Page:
[A-List] France: Vivendi and the state
Michael.Keaney at mbs.fi
Mon Jul 8 01:50:40 MDT 2002
Off with his head: Messier pays for messing with France's elite
So much for egalité and fraternité. It wasn't just huge debts that did for Vivendi's boss
By Rupert Wright
Independent on Sunday, 07 July 2002
Just as Parisians were preparing to dance in the Champs-Elysées to celebrate the strength of the euro against the dollar - it would soon be affordable to shop at New York's Bergdorf Goodman again - they were rocked by a home-grown financial scandal.
Jean-Marie Messier, the golden boy of French business with the looks and ambition of Napoleon, was forced to resign from Vivendi Universal as his media company was hit by mounting debts and suggestions of accounting irregularity. The French delight in the scandals affecting Enron, WorldCom and Xerox, and their effect on the dollar, was halted in its tracks. The euro resumed its slide against the dollar as French-style capitalism looked to be no better than its American counterpart.
But the story highlights one of the main differences between American and French business practices. While the dissent in the US has been led largely by disaffected shareholders, Messier's demise was prompted by a few words on French radio from a businessman who was neither a shareholder nor director in Vivendi.
Claude Bébéar is the 66-year-old chairman of the AXA insurance group. "He is widely considered to be the godfather of French capitalism," says a leading French banker, though Bébéar was hardly drawing on privileged information to make his pronouncement on Vivendi. Everybody knew that the company had an enormous debt of EUR33bn (£21bn). It had transformed itself from a stodgy water group, then called Compagnie Générale des Eaux, into a media giant, the second-biggest in the world behind AOL Time Warner, with the EUR34bn acquisition of Seagram and the simultaneous purchase of the remaining stake in French television group Canal Plus. Messier set up Vizzavi with Vodafone as a European rival to Yahoo! Then he splashed out a further EUR11bn in cash to buy Barry Diller's USA Networks.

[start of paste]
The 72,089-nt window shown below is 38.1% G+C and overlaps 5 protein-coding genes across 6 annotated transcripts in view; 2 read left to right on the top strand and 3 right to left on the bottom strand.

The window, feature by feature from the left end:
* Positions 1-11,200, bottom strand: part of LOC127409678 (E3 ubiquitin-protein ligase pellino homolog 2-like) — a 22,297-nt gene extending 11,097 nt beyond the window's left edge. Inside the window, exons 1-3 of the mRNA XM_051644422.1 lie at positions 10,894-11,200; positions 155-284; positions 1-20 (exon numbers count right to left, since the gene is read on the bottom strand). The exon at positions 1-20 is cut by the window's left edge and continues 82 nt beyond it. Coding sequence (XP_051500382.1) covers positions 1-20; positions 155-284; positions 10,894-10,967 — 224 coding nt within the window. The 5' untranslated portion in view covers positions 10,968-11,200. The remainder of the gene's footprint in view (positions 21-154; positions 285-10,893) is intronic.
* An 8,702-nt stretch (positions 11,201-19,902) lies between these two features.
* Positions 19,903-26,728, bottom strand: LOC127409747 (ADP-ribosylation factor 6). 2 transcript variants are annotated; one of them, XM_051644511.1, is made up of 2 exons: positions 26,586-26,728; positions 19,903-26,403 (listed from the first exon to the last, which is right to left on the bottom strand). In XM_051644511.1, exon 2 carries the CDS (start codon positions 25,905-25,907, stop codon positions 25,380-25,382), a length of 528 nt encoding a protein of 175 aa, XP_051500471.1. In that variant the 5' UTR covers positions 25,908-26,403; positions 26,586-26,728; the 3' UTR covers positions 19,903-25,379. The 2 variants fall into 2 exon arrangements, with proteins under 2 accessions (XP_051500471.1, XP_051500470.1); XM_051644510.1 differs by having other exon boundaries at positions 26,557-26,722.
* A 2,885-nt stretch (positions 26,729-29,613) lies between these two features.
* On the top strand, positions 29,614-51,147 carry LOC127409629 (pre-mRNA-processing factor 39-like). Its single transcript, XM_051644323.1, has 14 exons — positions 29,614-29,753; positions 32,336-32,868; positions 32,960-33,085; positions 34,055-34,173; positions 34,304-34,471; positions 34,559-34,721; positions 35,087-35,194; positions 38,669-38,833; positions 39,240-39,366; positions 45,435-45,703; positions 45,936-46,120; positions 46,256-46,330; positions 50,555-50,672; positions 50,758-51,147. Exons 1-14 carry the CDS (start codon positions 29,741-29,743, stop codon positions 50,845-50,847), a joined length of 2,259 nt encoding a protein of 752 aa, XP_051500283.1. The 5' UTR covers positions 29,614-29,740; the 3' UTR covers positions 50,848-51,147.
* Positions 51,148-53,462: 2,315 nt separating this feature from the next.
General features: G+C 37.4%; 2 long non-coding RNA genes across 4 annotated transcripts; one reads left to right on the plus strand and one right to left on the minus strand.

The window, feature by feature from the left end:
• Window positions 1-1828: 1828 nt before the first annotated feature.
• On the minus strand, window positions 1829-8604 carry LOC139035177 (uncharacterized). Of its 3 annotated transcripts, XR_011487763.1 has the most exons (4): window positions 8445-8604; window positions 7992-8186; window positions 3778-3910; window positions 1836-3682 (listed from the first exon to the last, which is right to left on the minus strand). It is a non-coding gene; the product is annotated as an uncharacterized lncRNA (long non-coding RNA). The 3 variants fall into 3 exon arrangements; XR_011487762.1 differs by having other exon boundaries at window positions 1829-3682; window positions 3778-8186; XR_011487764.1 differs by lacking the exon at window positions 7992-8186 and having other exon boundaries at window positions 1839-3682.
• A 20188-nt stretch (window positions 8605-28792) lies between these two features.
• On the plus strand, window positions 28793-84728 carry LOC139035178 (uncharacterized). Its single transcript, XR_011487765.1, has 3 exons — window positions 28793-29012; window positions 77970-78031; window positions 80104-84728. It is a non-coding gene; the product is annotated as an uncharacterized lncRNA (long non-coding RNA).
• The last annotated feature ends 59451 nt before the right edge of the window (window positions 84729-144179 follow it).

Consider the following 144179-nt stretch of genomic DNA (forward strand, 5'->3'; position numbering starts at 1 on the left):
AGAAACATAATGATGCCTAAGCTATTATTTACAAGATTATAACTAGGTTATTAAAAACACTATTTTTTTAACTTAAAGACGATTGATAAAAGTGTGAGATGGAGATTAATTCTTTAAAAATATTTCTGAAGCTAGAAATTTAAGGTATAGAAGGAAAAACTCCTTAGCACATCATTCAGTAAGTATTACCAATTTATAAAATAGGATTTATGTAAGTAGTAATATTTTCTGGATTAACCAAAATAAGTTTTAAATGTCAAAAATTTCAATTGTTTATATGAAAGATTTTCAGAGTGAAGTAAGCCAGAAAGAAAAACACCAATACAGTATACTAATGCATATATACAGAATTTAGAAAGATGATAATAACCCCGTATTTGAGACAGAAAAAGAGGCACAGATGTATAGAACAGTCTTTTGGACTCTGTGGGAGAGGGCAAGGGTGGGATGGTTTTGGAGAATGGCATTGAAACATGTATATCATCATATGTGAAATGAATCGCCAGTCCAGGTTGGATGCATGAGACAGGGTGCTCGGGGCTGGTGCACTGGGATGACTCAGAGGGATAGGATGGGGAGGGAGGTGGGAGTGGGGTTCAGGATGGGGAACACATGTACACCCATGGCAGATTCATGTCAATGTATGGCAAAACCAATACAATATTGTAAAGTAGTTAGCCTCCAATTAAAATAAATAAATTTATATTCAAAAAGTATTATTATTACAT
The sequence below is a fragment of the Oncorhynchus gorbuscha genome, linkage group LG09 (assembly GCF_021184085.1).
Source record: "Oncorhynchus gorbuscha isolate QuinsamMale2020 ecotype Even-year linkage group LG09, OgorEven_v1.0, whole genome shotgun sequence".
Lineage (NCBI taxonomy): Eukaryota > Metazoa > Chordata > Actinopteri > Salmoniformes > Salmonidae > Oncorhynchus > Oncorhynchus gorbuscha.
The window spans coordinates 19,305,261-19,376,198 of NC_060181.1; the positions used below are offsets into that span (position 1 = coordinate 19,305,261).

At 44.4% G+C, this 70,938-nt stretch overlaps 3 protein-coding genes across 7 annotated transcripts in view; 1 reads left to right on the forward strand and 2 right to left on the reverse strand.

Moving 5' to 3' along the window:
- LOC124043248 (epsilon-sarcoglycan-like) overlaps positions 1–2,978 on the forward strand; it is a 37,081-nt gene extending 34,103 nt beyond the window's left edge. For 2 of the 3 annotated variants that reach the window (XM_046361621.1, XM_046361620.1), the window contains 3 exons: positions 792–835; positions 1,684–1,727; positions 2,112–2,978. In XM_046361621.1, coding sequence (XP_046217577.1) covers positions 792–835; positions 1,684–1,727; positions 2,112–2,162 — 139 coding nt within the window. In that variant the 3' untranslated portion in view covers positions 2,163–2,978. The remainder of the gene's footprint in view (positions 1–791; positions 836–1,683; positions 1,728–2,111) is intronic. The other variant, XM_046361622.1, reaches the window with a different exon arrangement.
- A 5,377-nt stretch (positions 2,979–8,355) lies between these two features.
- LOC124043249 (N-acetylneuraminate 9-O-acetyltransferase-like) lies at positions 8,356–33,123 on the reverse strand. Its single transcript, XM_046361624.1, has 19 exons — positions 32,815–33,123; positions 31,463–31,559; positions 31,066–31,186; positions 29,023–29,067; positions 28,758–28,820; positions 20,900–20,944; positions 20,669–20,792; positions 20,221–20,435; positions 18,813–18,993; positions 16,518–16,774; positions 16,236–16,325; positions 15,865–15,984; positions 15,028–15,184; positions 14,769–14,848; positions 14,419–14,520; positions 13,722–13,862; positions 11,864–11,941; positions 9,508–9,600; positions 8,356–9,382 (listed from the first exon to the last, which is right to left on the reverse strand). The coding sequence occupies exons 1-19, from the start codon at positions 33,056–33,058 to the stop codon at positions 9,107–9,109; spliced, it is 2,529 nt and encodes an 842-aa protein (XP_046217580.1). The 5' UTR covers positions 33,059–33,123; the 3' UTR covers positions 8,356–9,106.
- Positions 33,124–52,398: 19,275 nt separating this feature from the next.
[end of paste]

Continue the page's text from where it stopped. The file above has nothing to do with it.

In March this year Messier was forced to announce the biggest corporate loss in French history, a staggering EUR13.6bn, while at the same time awarding himself a bonus worth 250 per cent of his salary, which boosted his annual pay to around EUR5m.
Even so, he was still considered the best man to lead Vivendi - until Bébéar went on air, saying Vivendi had a "strategy problem" that might be solved by a change of management. "The board must define a strategy, agree with the management on how to apply it and eventually, as often happens in the United States, make changes in the management if necessary to put the new strategy in place," he said.
Once Bébéar's position had been publicly aired, support for the beleaguered Messier disappeared. Banks refused him any more credit. Bébéar's sub-text was that French business sticks together, through good times and bad. Those who go against the club will be ostracised.
The mention of the US was a specific stab at Messier, who made no secret of his admiration for American business practices. He had persuaded Vivendi to buy him an EUR18m apartment in New York, and announced recently that Vivendi's accounts would be run to American rather than European standards.
The timing was unfortunate at best. Worse were his comments that the French cultural exception - the quota system that guarantees a certain amount of French output on radio or television - was dead.
French President Jacques Chirac responded by saying that anyone who treated art and culture like ordinary merchandise had a "profound mental aberration".
The French establishment had put up with Messier all the while he was successful. Once he was seen to be failing, they turned against him.